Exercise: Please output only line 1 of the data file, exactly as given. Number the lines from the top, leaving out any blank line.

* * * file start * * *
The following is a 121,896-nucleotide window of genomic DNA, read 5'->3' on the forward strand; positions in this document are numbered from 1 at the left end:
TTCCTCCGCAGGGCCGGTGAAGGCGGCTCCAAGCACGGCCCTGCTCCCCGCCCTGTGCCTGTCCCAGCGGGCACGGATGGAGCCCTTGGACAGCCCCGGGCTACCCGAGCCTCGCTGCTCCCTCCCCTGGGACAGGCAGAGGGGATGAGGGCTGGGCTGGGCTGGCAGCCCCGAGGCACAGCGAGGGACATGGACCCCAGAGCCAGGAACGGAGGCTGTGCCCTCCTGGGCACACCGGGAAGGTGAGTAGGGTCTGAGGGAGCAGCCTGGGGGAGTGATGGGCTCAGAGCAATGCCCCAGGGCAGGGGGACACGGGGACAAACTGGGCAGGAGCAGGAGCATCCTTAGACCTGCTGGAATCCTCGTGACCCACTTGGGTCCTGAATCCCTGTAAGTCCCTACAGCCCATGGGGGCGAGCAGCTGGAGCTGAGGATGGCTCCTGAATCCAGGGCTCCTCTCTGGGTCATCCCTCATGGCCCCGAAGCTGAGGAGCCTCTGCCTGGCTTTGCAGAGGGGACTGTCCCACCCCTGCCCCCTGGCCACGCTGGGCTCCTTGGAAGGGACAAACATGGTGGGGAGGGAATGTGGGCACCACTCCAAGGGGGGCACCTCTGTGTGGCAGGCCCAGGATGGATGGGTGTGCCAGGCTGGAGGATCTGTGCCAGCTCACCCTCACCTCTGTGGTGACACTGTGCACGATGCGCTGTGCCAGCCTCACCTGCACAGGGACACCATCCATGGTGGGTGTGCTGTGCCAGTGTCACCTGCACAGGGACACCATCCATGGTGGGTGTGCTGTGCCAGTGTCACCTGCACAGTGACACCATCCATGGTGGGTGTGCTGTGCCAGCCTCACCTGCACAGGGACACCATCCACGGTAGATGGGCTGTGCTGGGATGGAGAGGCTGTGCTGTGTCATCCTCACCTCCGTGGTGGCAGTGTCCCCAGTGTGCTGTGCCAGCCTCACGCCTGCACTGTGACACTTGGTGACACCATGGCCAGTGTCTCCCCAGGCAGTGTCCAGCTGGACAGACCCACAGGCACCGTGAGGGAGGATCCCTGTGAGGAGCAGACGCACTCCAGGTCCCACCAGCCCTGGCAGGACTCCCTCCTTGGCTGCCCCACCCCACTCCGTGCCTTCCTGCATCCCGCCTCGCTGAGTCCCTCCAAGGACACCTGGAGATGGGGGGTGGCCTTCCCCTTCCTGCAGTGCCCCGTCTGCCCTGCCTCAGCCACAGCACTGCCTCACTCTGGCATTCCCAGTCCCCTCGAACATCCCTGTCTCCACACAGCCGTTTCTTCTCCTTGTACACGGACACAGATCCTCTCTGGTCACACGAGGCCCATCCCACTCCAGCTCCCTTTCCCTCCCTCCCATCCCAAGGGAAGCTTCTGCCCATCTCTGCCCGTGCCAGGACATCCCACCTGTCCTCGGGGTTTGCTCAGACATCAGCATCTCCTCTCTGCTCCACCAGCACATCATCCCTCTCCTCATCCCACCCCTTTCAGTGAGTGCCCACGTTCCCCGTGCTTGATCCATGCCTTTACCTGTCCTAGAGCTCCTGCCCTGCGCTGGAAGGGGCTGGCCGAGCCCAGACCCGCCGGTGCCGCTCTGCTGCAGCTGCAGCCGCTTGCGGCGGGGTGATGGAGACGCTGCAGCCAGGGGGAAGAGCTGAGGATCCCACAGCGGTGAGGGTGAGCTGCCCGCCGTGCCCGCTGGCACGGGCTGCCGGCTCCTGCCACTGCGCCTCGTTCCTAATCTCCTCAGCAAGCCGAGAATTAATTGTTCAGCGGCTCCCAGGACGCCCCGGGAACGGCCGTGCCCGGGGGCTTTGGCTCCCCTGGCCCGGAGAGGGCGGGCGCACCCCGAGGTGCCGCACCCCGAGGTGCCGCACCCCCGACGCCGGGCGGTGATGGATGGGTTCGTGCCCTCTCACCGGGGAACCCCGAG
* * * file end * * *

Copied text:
The following is a 121,896-nucleotide window of genomic DNA, read 5'->3' on the forward strand; positions in this document are numbered from 1 at the left end: